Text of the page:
[230]        As I have previously found, the evidence establishes that Stella appeared to know what she wanted to do in respect of these matters, appeared to know what she was doing, and to approve of what she was doing when she completed all of these transactions.  If all the defendants had to do in order to rebut the presumption of resulting trust, was to prove that Stella intended to make gifts to them, they would easily succeed.  But I think the issue is much more complex than that in the circumstances of this case, where testamentary capacity has not been established for the same time period which includes these inter vivos transactions.  In my opinion, in order to rebut the presumption of resulting trust, the defendants must prove not only that Stella intended to make gifts, but also that her intention in this regard was not affected by any insane delusion.  In other words, I think that the defendants must prove the same facts required to establish that Stella had testamentary capacity.  This of course, they have failed to do.  It is therefore my opinion that the presumption of resulting trust carries the day, and the gratuitous inter vivos gifts must be set aside.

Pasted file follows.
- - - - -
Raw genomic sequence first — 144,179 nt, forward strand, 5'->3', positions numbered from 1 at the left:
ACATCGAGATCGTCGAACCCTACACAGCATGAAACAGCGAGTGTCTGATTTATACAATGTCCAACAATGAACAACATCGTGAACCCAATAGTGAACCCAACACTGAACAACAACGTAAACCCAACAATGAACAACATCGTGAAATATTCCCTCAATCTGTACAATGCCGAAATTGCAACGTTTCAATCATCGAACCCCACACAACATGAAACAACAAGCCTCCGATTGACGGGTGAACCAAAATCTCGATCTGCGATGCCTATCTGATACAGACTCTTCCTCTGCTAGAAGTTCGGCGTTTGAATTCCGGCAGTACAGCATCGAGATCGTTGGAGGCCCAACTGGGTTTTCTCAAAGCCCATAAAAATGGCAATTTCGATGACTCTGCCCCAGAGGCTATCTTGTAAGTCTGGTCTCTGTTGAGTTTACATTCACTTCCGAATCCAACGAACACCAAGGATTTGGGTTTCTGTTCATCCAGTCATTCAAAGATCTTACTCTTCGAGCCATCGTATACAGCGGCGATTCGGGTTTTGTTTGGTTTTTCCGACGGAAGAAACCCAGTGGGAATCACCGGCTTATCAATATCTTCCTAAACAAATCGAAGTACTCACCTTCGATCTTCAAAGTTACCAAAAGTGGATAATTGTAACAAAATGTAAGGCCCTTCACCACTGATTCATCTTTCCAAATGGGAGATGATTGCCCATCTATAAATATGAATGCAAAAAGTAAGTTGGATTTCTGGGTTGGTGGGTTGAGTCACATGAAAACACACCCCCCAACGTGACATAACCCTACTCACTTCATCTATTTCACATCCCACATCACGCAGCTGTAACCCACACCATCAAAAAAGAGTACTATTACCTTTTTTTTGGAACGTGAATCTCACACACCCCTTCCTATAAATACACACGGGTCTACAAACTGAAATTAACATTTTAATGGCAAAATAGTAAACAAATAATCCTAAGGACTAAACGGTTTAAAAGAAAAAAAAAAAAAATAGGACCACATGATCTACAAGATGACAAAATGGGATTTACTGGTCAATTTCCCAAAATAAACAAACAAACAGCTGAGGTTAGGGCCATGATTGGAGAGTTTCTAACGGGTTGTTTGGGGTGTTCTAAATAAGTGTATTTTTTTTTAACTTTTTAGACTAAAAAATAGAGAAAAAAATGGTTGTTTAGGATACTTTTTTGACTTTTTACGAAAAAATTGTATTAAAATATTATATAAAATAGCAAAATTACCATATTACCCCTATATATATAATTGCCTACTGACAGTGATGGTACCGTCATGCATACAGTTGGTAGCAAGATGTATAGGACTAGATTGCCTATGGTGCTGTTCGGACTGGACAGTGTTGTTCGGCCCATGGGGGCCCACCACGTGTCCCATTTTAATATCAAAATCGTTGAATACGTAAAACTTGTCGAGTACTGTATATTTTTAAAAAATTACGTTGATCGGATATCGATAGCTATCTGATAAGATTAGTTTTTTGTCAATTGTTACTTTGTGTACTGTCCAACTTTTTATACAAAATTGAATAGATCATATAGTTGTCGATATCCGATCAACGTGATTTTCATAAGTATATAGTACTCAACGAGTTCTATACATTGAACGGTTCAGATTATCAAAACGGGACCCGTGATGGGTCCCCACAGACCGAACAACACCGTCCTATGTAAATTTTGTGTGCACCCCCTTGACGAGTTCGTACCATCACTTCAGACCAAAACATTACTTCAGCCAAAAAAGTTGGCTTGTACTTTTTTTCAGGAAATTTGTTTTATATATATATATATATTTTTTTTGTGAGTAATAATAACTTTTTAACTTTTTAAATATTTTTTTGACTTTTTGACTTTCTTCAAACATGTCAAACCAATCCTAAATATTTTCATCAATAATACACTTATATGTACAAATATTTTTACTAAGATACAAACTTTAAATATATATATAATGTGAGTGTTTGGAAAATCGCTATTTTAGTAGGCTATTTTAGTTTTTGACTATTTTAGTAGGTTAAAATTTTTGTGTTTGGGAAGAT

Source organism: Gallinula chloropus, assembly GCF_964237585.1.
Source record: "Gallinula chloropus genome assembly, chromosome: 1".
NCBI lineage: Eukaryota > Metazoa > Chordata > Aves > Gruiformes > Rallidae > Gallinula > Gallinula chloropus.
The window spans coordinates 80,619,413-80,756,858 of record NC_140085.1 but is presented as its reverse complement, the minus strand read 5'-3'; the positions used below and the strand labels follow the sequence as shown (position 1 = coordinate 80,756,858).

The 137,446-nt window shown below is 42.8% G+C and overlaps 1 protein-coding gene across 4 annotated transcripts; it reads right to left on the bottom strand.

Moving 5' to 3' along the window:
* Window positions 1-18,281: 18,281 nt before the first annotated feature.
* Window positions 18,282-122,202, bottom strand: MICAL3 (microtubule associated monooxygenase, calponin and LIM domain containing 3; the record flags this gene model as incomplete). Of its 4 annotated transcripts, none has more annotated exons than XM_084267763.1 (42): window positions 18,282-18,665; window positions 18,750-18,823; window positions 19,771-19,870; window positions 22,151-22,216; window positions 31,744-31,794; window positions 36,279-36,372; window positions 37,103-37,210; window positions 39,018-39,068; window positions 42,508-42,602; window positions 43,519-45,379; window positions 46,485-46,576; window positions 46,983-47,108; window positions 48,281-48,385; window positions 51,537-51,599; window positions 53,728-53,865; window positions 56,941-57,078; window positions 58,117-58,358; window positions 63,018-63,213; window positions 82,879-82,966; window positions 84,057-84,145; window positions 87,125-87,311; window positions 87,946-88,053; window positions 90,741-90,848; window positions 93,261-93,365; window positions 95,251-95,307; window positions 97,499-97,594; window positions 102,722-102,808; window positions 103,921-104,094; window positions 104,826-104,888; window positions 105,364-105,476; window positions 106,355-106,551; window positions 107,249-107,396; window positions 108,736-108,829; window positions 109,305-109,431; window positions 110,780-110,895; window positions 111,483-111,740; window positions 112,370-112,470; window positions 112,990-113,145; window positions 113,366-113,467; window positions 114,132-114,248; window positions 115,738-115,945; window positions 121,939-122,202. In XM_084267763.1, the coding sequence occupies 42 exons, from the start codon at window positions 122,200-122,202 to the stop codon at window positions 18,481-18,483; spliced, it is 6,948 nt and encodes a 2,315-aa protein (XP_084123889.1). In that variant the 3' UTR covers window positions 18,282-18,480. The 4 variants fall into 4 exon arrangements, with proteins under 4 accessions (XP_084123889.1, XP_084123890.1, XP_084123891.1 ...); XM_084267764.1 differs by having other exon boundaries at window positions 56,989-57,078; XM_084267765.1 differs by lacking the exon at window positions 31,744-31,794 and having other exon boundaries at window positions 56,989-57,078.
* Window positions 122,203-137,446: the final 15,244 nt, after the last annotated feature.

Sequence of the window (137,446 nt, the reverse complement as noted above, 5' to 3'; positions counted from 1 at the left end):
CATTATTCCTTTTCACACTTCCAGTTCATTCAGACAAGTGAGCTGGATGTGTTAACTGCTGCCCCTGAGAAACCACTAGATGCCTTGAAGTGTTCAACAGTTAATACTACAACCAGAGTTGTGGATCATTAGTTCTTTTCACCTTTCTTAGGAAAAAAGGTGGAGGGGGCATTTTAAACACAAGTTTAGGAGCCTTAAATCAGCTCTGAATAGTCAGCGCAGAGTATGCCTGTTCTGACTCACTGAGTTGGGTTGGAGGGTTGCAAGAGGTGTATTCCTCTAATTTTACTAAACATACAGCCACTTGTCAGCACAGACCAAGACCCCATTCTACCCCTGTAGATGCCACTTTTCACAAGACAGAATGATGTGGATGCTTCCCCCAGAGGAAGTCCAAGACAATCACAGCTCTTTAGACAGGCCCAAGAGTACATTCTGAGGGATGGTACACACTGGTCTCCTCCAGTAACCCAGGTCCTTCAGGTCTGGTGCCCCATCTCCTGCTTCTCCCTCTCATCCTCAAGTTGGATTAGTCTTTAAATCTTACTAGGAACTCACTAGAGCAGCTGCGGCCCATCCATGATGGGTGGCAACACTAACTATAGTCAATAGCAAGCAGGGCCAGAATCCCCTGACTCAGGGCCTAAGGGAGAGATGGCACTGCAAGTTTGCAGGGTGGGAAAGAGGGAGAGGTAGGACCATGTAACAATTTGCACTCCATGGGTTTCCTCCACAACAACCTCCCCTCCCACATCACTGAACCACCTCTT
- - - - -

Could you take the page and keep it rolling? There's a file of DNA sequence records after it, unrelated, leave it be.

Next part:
[231]        If my analysis of this issue is wrong, I would find (as previously alluded to) that the evidence proves that the main reason why Stella did what she did, was because of her delusion that the plaintiff had broken a promise she made to Stella, not to sell the Vine Street property.  That finding leads inevitably to the conclusion that the plaintiff has proved on the balance of probabilities that Stella was not mentally competent at the time of the challenged transactions.  In my opinion, the standard of proof that would be required (assuming that the plaintiff bears the onus) is simply, “more probable than not.”

Trevor Todd

Trevor Todd is one of the province’s most esteemed estate litigation lawyers. He has spent more than 40 years helping the disinherited contest wills and transfers – and win. From his Kerrisdale office, which looks more like an eclectic art gallery than a lawyer’s office, Trevor empowers claimants and restores dignity to families across BC. He is a mentor to young entrepreneurs and an art buff who supports starving artists the world over. He has an eye for talent and a heart for giving back.